With the first quarter of 2019 in the books, equity and fixed income markets have delivered one of their strongest starts in decades – a welcome start to the year given the way 2018 ended. So, what explains the strong start? A few thoughts: encouraging trade talks between China and the U.S., increased U.S. wage growth, positive corporate earnings, but perhaps most of all is the Federal Reserve’s cautious tone regarding future interest rate increases.

Many in the financial media sounded alarms that 2019 would be a dismal year, but for patient investors, the opposite has occurred thus far. US Stocks and Bonds are up nearly 14% and 3% respectively, according to data from Dimensional Fund Advisors (Source: DFA 1ST Quarter 2019 Review).  And with many portfolios having recovered from much of the 2018 year-end rout, this may be a good time to review your overall asset allocation to ensure it’s aligned to your goals.

This is also an opportune time to reevaluate which of your dollars should be in the market (and susceptible to market fluctuation), and which dollars should be set aside in low-risk, capital preservation vehicles.

Lastly, many investors are worried about the next recession and what that could mean for their portfolios. To that end, we continue to engage with industry experts and research analysts who have a pulse on the global economy. While we should expect volatility to occur at any time in the financial markets, for now, let’s enjoy one of the best first quarters in nearly 30 years.



Some big economic news since our last writing as the Federal Reserve recently provided guidance that indicates they plan to hold rates steady between now and the remainder of the year.  This was a positive sign for the equity markets as it signals that the Fed does not want to stunt economic growth – which is what raising rates could likely do at this point. Important to note that while the Fed is not raising rates, they are not reducing rates either, which would typically signal concerns that the economy is in trouble. Instead, the Federal Reserve seems poised to hold rates where they are—what some economists refer to as the “Goldilocks” level.

In other positive news, wage growth for the period of February 2018 to February 2019 increased 3.4% according to data tracked by the U.S. Department of Labor. Accordingly, this represents the highest increase since 2009.

Also interesting to note is that one aspect of the yield curve has inverted (the 2 month treasury bill rate recently traded higher than 10 year treasury yield), drawing concerns that a recession could be imminent. However, research we’ve read indicates that we should be looking at the 2-year treasury vs. the 10-year treasury—which so far, has yet to invert. We’ll continue to keep an eye on the yield curve as it could foreshadow darker times ahead for the economy.



If you’re like most investors, you’ve probably already filed your 2018 taxes. Hopefully you weathered the new tax reform changes with a positive outcome. Based on conversations we’ve had with our network of CPA professionals, many clients are feeling the impact of lower paycheck withholding rates, whereas other clients are benefiting from the higher standard deduction and the larger child tax credits and the new qualified business income deduction.

Regardless of your experience, now is a great time to review your portfolio for potential changes you can implement for the rest of 2019 so as to be well-positioned for a favorable tax year.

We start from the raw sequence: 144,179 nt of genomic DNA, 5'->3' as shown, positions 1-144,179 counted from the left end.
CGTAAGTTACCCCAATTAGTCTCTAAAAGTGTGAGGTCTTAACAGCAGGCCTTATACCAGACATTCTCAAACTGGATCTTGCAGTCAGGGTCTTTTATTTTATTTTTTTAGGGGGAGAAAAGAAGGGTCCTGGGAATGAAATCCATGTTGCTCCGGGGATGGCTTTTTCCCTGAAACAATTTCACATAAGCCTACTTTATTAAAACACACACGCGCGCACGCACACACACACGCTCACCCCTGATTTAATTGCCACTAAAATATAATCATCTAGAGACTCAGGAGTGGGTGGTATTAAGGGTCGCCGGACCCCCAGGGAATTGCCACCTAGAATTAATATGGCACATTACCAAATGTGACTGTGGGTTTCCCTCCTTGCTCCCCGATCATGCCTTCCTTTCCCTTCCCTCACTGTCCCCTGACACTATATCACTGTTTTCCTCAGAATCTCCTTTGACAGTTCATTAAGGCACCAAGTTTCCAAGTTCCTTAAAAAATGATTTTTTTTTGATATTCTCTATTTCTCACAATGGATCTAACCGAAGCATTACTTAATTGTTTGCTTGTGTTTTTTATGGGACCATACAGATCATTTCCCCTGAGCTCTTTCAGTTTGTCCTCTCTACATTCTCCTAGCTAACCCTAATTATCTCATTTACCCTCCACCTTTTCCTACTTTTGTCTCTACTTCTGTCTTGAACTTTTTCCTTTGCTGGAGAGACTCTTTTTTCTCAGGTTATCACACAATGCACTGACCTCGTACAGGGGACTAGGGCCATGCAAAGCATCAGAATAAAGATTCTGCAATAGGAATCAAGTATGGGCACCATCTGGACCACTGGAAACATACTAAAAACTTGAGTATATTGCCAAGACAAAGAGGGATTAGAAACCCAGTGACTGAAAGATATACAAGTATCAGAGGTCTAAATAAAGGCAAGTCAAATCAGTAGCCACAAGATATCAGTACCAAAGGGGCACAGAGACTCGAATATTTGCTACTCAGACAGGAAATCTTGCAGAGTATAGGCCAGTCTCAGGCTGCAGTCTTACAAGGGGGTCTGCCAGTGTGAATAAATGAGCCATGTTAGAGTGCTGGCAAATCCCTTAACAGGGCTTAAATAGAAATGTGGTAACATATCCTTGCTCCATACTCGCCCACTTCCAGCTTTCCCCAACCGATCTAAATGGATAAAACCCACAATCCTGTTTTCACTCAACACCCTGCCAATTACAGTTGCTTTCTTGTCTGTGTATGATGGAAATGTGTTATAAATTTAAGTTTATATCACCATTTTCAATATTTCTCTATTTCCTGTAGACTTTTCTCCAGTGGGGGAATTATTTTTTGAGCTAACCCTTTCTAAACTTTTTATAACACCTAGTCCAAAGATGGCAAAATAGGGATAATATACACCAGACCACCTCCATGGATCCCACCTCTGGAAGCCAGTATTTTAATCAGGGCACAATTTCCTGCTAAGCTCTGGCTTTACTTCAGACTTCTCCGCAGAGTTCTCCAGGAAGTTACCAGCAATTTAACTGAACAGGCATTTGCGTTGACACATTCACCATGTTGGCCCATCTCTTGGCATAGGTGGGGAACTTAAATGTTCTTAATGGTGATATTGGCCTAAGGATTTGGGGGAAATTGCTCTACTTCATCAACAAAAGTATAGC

We’ve also noted a significant increase in the number of IRA to Roth IRA conversions and qualified charitable contributions. If you’re unsure of these strategies and want to learn more, please reach out to us for more information.



  • 2019 IRA/Roth IRA contribution limits have increased to $6,000 year ($7,000 if age 50 or older) and 401k limits have increased to $19,000 ($25,000 if over age 50)
  • Consider pulling your Credit Report and reviewing for accuracy
  • Review and update your estate plan. Also, review and update your various beneficiary designations – and don’t forget to check your life insurance policy beneficiaries as well
  • Plan your charitable giving for the rest of the year—and if you’re over the age of 70, consider if making these charitable contributions from your retirement account makes tax sense


Disclosures:  The opinions expressed above are those of Jeff DeLarme and are subject to change.  Investing involves risk. Past Performance is no guarantee of future results. This wealth briefing has been written for educational purposes and is not a solicitation to invest or buy securities and does not constitute investment advice. Any data included or referenced has been sourced from what are believed to be reliable sources, but should not be relied upon.

Bond prices and yields are subject to change based upon market conditions and availability. If bonds are sold prior to maturity, you may receive more or less than your initial investment. There is an inverse relationship between interest rate movements and fixed income prices. Generally, when interest rates rise, fixed income prices fall and when interest rates fall, fixed income prices rise. Rebalancing a non-retirement account could be a taxable event that may increase your tax liability.

Neither Raymond James Financial Services nor any Raymond James Financial Advisor renders advice on tax issues, these matters should be discussed with the appropriate professional.

DeLarme Wealth Management

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